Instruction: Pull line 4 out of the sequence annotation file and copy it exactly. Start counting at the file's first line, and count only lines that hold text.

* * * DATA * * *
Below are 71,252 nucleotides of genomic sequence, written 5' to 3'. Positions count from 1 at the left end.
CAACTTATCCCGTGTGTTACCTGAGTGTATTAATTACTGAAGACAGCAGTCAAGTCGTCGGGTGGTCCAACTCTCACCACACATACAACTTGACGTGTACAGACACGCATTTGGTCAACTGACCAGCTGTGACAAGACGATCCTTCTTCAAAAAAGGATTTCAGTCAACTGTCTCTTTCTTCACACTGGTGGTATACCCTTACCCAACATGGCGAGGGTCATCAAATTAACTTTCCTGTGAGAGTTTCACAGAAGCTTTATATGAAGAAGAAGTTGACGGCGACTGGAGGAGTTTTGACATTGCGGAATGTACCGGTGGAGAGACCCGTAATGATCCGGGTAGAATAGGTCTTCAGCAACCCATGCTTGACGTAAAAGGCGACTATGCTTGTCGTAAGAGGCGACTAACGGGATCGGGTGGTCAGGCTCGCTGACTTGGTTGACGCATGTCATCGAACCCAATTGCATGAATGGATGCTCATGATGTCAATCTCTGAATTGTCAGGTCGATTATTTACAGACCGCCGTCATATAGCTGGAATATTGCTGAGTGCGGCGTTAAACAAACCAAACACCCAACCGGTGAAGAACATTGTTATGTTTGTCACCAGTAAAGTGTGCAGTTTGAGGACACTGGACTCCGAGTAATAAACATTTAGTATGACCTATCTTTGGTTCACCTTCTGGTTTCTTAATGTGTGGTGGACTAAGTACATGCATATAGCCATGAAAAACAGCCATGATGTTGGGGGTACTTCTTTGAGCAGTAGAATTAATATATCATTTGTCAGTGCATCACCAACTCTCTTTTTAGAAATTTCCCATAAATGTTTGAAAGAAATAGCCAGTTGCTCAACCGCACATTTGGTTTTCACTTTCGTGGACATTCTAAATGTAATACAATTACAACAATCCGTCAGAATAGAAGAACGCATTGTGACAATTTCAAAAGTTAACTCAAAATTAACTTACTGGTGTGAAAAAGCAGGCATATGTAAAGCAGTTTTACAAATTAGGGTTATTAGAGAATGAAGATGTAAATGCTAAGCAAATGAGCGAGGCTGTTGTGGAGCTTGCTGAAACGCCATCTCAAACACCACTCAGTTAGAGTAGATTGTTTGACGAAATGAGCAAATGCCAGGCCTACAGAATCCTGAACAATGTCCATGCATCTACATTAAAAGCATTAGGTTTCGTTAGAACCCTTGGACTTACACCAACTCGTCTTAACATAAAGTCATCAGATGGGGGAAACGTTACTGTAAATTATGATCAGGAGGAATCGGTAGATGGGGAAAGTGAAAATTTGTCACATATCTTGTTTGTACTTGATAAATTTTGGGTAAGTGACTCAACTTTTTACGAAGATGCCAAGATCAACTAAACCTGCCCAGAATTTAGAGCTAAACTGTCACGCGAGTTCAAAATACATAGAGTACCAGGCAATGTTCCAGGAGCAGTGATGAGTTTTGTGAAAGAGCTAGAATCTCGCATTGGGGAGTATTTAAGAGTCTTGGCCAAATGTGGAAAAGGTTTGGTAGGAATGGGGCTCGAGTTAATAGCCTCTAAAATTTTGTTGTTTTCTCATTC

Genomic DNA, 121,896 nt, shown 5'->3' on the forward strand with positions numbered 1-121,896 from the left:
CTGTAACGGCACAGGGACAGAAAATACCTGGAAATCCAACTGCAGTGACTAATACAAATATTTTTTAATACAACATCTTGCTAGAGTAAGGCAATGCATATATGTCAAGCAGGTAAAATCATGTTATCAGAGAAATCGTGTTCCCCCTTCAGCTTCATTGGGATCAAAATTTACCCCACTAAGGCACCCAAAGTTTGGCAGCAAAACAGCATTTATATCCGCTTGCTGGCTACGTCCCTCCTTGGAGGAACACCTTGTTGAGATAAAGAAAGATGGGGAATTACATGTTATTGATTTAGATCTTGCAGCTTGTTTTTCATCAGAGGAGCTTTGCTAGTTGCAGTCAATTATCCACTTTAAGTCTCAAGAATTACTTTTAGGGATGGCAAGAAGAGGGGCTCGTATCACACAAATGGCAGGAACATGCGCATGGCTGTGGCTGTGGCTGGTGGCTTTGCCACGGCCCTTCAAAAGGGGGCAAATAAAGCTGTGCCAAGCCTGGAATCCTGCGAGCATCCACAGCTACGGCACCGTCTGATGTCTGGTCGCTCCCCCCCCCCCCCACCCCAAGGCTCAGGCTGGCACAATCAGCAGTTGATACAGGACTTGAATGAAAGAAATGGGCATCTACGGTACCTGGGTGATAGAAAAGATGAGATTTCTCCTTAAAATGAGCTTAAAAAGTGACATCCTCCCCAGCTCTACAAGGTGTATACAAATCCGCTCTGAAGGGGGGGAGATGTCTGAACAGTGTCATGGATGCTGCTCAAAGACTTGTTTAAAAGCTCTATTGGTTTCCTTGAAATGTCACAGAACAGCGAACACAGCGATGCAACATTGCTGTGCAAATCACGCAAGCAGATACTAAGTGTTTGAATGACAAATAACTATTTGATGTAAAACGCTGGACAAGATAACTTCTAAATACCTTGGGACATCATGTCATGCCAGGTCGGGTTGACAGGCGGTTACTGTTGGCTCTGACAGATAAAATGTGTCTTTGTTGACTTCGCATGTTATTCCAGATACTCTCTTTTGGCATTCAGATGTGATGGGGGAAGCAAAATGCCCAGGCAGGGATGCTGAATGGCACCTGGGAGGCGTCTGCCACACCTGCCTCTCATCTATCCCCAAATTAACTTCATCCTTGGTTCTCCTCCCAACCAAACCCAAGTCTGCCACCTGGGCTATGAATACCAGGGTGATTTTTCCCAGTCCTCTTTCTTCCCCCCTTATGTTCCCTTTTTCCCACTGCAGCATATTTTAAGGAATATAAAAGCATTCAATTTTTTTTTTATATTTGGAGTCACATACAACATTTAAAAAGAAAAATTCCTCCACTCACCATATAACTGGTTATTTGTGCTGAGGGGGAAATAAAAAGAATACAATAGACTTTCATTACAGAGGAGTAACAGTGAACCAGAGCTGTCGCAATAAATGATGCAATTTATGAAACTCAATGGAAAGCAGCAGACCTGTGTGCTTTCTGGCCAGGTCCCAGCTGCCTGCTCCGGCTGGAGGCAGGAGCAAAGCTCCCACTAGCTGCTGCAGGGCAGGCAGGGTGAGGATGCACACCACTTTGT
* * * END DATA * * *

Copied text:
CTGTAACGGCACAGGGACAGAAAATACCTGGAAATCCAACTGCAGTGACTAATACAAATATTTTTTAATACAACATCTTGCTAGAGTAAGGCAATGCATATATGTCAAGCAGGTAAAATCATGTTATCAGAGAAATCGTGTTCCCCCTTCAGCTTCATTGGGATCAAAATTTACCCCACTAAGGCACCCAAAGTTTGGCAGCAAAACAGCATTTATATCCGCTTGCTGGCTACGTCCCTCCTTGGAGGAACACCTTGTTGAGATAAAGAAAGATGGGGAATTACATGTTATTGATTTAGATCTTGCAGCTTGTTTTTCATCAGAGGAGCTTTGCTAGTTGCAGTCAATTATCCACTTTAAGTCTCAAGAATTACTTTTAGGGATGGCAAGAAGAGGGGCTCGTATCACACAAATGGCAGGAACATGCGCATGGCTGTGGCTGTGGCTGGTGGCTTTGCCACGGCCCTTCAAAAGGGGGCAAATAAAGCTGTGCCAAGCCTGGAATCCTGCGAGCATCCACAGCTACGGCACCGTCTGATGTCTGGTCGCTCCCCCCCCCCCCCACCCCAAGGCTCAGGCTGGCACAATCAGCAGTTGATACAGGACTTGAATGAAAGAAATGGGCATCTACGGTACCTGGGTGATAGAAAAGATGAGATTTCTCCTTAAAATGAGCTTAAAAAGTGACATCCTCCCCAGCTCTACAAGGTGTATACAAATCCGCTCTGAAGGGGGGGAGATGTCTGAACAGTGTCATGGATGCTGCTCAAAGACTTGTTTAAAAGCTCTATTGGTTTCCTTGAAATGTCACAGAACAGCGAACACAGCGATGCAACATTGCTGTGCAAATCACGCAAGCAGATACTAAGTGTTTGAATGACAAATAACTATTTGATGTAAAACGCTGGACAAGATAACTTCTAAATACCTTGGGACATCATGTCATGCCAGGTCGGGTTGACAGGCGGTTACTGTTGGCTCTGACAGATAAAATGTGTCTTTGTTGACTTCGCATGTTATTCCAGATACTCTCTTTTGGCATTCAGATGTGATGGGGGAAGCAAAATGCCCAGGCAGGGATGCTGAATGGCACCTGGGAGGCGTCTGCCACACCTGCCTCTCATCTATCCCCAAATTAACTTCATCCTTGGTTCTCCTCCCAACCAAACCCAAGTCTGCCACCTGGGCTATGAATACCAGGGTGATTTTTCCCAGTCCTCTTTCTTCCCCCCTTATGTTCCCTTTTTCCCACTGCAGCATATTTTAAGGAATATAAAAGCATTCAATTTTTTTTTTATATTTGGAGTCACATACAACATTTAAAAAGAAAAATTCCTCCACTCACCATATAACTGGTTATTTGTGCTGAGGGGGAAATAAAAAGAATACAATAGACTTTCATTACAGAGGAGTAACAGTGAACCAGAGCTGTCGCAATAAATGATGCAATTTATGAAACTCAATGGAAAGCAGCAGACCTGTGTGCTTTCTGGCCAGGTCCCAGCTGCCTGCTCCGGCTGGAGGCAGGAGCAAAGCTCCCACTAGCTGCTGCAGGGCAGGCAGGGTGAGGATGCACACCACTTTGT